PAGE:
Those with at least a casual familiarity with bluesy rock and rock will very likely recognize the Alvin Brothers’ names as the co-leaders of the Blasters. But there’s more to their tale than the music they collaborated to create.
Their shared story has all the elements of a Hollywood epic: drama, conflict and eventually reconciliation. But if movie moguls should ever decide to immortalize the California-born brothers’ lives on celluloid, one thing would be clear: the movie would have one hell of a soundtrack.
Phil, the older of the Alvin brothers, was born in 1955. Younger brother Dave came along two years later. Fueled by a fondness of blues, country and rockabilly, the gifted siblings formed a band called the Blasters in the late seventies. With Phil on lead vocals and Dave shouldering most of the song writing duties and adding guitar, the band developed a loyal following among those seeking a relief from the steady diet of disco and soft pop served up on am radio. But it wasn’t long for things to grow rocky with the brothers. And in 1986, amid growing tension between the competitive brothers, Dave left the band for a variety of different pursuits.
What followed for Dave was a brief period of wandering, consisting of a brief stint in the LA punk band X, then a series of solo albums which, despite critical praise, garnered little enthusiasm from record buyers.
At this point, the band was not fully finished. Phil would occasionally lead different incarnations of the Blasters to reunion tours and live albums. And in the later years, Dave would join them.
But in 2014, a far more urgent matter had intervened in the careers and lives of the brothers. Big brother Phil, was dying.
Technically, Phil Alvin did die in a hospital bed in Spain when his treatment for a abscessed tooth shut down his throat and caused his heart to stop. But he was resuscitated twice. The experience left him understandably rattled and eager to patch up the rocky relationship between him and his little brother. “When I first became conscious,” Phil explained. “I knew I was coming out of some ultimate-nothing-peace, and just for an instant it was like … ‘Awww.’ Then I started thinking about people I love and all that, and all the responsibility, and that was all good.”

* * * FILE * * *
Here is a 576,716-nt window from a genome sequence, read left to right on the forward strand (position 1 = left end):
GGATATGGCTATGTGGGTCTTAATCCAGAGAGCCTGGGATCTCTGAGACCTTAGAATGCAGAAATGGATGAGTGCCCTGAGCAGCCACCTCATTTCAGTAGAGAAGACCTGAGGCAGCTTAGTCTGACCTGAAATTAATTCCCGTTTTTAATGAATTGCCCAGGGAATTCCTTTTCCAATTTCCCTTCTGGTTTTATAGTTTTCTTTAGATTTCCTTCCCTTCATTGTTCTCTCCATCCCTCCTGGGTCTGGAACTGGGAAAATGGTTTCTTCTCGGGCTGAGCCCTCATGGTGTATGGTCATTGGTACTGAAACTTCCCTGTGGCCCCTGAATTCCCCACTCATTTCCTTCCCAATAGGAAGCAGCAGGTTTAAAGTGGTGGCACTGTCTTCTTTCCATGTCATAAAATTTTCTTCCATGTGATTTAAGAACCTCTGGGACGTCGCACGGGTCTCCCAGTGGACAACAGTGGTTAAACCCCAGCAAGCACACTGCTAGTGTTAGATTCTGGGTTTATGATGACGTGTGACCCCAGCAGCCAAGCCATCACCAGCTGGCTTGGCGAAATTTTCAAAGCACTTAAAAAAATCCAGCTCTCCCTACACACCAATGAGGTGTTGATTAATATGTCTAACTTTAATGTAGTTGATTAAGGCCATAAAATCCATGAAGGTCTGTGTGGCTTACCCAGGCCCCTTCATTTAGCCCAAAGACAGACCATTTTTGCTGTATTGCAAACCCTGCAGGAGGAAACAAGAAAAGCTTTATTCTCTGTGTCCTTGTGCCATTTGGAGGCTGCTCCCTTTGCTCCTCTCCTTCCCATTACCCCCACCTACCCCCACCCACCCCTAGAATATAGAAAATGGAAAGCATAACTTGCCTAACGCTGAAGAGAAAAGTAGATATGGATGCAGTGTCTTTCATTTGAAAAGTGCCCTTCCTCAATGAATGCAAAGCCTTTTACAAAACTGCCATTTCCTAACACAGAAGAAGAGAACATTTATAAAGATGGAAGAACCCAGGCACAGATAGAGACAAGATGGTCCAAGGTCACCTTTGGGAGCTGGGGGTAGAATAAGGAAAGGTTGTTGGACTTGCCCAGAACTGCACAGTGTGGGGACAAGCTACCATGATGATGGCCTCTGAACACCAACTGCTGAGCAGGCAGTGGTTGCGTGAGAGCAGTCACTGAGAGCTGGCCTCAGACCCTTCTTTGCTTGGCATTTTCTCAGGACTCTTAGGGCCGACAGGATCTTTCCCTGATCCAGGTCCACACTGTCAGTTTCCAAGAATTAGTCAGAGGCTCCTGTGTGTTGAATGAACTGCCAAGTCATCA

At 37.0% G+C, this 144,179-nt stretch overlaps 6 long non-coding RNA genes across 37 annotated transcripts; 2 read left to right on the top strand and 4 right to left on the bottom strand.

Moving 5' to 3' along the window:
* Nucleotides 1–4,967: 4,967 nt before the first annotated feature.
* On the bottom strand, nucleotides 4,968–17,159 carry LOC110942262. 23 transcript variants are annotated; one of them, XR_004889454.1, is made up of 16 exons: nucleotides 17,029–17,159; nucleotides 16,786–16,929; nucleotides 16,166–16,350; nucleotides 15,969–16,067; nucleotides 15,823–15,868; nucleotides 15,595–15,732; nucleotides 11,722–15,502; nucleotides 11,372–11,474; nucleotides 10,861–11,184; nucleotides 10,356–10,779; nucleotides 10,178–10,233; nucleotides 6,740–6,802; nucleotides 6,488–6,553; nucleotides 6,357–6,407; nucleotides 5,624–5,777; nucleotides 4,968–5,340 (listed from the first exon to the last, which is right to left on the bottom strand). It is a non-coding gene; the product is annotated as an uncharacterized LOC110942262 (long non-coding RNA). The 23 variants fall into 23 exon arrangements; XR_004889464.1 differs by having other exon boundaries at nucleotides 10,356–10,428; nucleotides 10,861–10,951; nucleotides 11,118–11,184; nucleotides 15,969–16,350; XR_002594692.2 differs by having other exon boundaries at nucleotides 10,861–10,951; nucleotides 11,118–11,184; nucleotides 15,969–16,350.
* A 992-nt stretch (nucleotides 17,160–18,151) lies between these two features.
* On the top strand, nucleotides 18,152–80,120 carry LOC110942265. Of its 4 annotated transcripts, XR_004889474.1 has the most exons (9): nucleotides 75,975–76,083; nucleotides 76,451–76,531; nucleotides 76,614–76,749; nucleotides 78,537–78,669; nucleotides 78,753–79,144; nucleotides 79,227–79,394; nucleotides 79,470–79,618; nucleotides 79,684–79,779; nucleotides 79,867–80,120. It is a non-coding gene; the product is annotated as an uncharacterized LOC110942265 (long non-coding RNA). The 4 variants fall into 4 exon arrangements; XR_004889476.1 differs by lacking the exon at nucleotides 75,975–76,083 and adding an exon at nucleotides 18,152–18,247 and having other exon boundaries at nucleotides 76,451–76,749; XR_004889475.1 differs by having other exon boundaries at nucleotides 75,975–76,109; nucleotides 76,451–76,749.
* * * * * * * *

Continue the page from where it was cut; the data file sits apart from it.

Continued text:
Rediscovering Common GroundJoking that legendary bluesman Big Bill Broonzy was the only thing they never argued about, the two of them reconciled their differences by recording an homage to Broonzy called Common Ground. But there was more to the choice than the unlikelihood of an argument developing. Broonzy was a childhood hero to both brothers and paying him tribute was a kind of return to childhood. As Dave put it, “We had never made a record that focused just on the 13 and 14-year-old Alvin brothers. The kind of record like, ‘Gee, if they could make a record, what kind of record would they make?’ So we make it.”
Common Ground is loads of fun from beginning to end – even when the subject matter gets dark. A song like Big Bill Blues, for example, has a triumphant tone when performed by the Alvin Brothers, especially considering what they’ve been through.
With the brothers’ relationship back on happy terms and their collaborative skills steady as ever, questions have been sparked regarding the status of their former band. More bluntly, will there be another blasters record featuring the original line-up?
There’s no official word as of yet, but after Dave’s otherworldly moments in a Spanish hospital, it must seem to fans of the brothers that stranger things have happened.